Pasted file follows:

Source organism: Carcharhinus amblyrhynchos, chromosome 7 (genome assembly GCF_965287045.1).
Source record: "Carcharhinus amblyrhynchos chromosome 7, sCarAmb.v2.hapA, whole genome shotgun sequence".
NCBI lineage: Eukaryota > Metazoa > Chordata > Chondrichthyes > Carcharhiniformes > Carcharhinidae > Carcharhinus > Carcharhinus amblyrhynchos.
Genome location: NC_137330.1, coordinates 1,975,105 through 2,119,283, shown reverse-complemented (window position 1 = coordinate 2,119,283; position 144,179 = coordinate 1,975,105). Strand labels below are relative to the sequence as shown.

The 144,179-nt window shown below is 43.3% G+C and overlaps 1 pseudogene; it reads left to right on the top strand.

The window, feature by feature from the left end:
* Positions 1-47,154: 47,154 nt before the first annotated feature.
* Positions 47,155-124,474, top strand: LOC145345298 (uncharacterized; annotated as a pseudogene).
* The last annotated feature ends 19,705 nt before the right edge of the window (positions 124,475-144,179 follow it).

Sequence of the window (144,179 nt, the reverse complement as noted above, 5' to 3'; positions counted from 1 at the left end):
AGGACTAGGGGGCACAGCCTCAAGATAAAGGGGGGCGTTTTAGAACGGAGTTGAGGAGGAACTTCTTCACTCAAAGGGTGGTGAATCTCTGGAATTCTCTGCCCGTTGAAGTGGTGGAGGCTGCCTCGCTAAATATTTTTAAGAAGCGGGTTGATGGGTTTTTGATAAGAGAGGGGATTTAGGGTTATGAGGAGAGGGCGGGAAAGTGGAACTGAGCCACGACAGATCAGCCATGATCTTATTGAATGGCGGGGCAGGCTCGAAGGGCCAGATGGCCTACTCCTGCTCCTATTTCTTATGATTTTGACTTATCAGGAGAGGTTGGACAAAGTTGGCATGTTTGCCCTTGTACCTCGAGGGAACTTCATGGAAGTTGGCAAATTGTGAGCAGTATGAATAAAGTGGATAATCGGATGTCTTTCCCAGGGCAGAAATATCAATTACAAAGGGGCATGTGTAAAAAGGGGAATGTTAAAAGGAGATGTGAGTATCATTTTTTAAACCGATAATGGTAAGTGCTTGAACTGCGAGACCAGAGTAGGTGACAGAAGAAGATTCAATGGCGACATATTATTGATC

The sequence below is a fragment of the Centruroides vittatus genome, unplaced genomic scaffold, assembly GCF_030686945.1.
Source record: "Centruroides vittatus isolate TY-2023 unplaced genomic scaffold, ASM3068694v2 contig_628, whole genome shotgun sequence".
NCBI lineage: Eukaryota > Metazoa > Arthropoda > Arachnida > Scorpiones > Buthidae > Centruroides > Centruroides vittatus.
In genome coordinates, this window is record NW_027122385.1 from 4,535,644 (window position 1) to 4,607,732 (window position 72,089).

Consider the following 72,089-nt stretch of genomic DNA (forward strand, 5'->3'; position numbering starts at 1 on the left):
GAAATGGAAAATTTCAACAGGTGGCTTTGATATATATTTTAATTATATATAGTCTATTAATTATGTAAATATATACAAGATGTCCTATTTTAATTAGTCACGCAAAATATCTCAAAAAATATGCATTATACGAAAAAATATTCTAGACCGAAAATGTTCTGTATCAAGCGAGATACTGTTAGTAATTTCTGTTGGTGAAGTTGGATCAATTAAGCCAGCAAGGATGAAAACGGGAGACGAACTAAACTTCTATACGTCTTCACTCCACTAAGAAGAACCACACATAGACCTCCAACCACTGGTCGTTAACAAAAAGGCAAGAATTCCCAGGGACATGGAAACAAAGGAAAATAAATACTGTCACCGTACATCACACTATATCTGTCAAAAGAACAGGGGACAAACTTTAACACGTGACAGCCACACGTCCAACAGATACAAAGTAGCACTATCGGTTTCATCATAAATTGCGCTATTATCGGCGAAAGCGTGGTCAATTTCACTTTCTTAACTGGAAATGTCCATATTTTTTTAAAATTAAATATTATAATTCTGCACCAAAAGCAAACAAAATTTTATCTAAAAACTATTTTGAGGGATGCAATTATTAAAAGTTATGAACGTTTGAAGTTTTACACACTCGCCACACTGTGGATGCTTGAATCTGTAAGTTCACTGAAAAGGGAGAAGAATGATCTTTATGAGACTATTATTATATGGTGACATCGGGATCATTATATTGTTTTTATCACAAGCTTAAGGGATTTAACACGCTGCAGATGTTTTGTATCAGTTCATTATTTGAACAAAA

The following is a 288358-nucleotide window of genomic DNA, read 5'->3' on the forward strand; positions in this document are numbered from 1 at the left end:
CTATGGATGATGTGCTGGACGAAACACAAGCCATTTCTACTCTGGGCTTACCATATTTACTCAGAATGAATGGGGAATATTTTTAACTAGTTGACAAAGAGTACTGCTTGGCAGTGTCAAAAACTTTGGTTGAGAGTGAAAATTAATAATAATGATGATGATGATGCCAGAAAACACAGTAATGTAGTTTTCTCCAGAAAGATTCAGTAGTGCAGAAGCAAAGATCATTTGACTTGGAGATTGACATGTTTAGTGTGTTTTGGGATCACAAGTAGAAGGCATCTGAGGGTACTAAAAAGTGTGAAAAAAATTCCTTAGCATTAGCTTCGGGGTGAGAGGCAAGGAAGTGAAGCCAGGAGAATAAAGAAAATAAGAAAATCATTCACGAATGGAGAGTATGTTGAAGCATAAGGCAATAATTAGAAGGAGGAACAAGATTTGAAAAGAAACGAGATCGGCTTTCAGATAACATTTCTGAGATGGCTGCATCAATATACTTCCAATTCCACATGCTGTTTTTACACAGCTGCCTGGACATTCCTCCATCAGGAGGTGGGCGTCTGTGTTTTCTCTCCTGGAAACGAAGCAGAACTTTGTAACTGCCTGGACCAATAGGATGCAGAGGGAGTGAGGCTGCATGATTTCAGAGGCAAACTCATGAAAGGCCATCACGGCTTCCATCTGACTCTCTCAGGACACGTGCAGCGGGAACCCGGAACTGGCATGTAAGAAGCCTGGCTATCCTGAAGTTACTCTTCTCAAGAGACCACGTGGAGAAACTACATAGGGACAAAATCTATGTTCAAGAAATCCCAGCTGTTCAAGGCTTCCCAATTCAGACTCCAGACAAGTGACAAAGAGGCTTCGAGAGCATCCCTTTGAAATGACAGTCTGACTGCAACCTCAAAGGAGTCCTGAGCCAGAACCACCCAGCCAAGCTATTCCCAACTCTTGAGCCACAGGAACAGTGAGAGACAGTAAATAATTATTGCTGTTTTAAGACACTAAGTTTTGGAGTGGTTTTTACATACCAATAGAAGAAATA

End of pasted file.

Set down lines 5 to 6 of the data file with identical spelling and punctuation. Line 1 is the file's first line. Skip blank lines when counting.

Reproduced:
The 144,179-nt window shown below is 43.3% G+C and overlaps 1 pseudogene; it reads left to right on the top strand.

The window, feature by feature from the left end: